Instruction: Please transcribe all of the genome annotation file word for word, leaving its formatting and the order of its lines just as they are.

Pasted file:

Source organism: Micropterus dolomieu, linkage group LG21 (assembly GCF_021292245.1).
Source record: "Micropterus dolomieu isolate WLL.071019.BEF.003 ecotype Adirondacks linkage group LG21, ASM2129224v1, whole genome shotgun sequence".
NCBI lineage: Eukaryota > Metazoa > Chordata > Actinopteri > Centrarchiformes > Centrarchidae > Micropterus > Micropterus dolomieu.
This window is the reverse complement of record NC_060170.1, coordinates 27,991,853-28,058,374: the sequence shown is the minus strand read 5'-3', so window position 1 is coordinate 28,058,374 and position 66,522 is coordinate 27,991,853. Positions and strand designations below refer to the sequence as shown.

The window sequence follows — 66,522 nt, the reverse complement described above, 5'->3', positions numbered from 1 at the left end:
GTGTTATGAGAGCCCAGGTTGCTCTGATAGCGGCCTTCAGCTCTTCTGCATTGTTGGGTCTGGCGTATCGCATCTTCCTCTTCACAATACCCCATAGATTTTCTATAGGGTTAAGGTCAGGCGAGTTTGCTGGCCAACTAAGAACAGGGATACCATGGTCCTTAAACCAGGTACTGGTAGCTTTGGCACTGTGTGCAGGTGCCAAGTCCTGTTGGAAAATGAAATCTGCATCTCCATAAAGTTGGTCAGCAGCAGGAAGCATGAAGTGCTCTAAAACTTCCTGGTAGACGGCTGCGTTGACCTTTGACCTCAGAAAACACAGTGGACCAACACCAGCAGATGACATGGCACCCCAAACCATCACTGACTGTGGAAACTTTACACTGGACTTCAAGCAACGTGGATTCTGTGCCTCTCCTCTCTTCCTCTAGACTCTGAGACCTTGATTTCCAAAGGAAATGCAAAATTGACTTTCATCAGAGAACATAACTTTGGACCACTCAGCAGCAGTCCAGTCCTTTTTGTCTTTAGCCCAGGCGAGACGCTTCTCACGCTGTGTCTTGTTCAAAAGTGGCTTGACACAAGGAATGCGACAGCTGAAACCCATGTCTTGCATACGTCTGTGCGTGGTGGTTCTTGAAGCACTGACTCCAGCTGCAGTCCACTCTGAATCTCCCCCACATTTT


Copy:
Source organism: Micropterus dolomieu, linkage group LG21 (assembly GCF_021292245.1).
Source record: "Micropterus dolomieu isolate WLL.071019.BEF.003 ecotype Adirondacks linkage group LG21, ASM2129224v1, whole genome shotgun sequence".
NCBI lineage: Eukaryota > Metazoa > Chordata > Actinopteri > Centrarchiformes > Centrarchidae > Micropterus > Micropterus dolomieu.
This window is the reverse complement of record NC_060170.1, coordinates 27,991,853-28,058,374: the sequence shown is the minus strand read 5'-3', so window position 1 is coordinate 28,058,374 and position 66,522 is coordinate 27,991,853. Positions and strand designations below refer to the sequence as shown.

The window sequence follows — 66,522 nt, the reverse complement described above, 5'->3', positions numbered from 1 at the left end:
GTGTTATGAGAGCCCAGGTTGCTCTGATAGCGGCCTTCAGCTCTTCTGCATTGTTGGGTCTGGCGTATCGCATCTTCCTCTTCACAATACCCCATAGATTTTCTATAGGGTTAAGGTCAGGCGAGTTTGCTGGCCAACTAAGAACAGGGATACCATGGTCCTTAAACCAGGTACTGGTAGCTTTGGCACTGTGTGCAGGTGCCAAGTCCTGTTGGAAAATGAAATCTGCATCTCCATAAAGTTGGTCAGCAGCAGGAAGCATGAAGTGCTCTAAAACTTCCTGGTAGACGGCTGCGTTGACCTTTGACCTCAGAAAACACAGTGGACCAACACCAGCAGATGACATGGCACCCCAAACCATCACTGACTGTGGAAACTTTACACTGGACTTCAAGCAACGTGGATTCTGTGCCTCTCCTCTCTTCCTCTAGACTCTGAGACCTTGATTTCCAAAGGAAATGCAAAATTGACTTTCATCAGAGAACATAACTTTGGACCACTCAGCAGCAGTCCAGTCCTTTTTGTCTTTAGCCCAGGCGAGACGCTTCTCACGCTGTGTCTTGTTCAAAAGTGGCTTGACACAAGGAATGCGACAGCTGAAACCCATGTCTTGCATACGTCTGTGCGTGGTGGTTCTTGAAGCACTGACTCCAGCTGCAGTCCACTCTGAATCTCCCCCACATTTT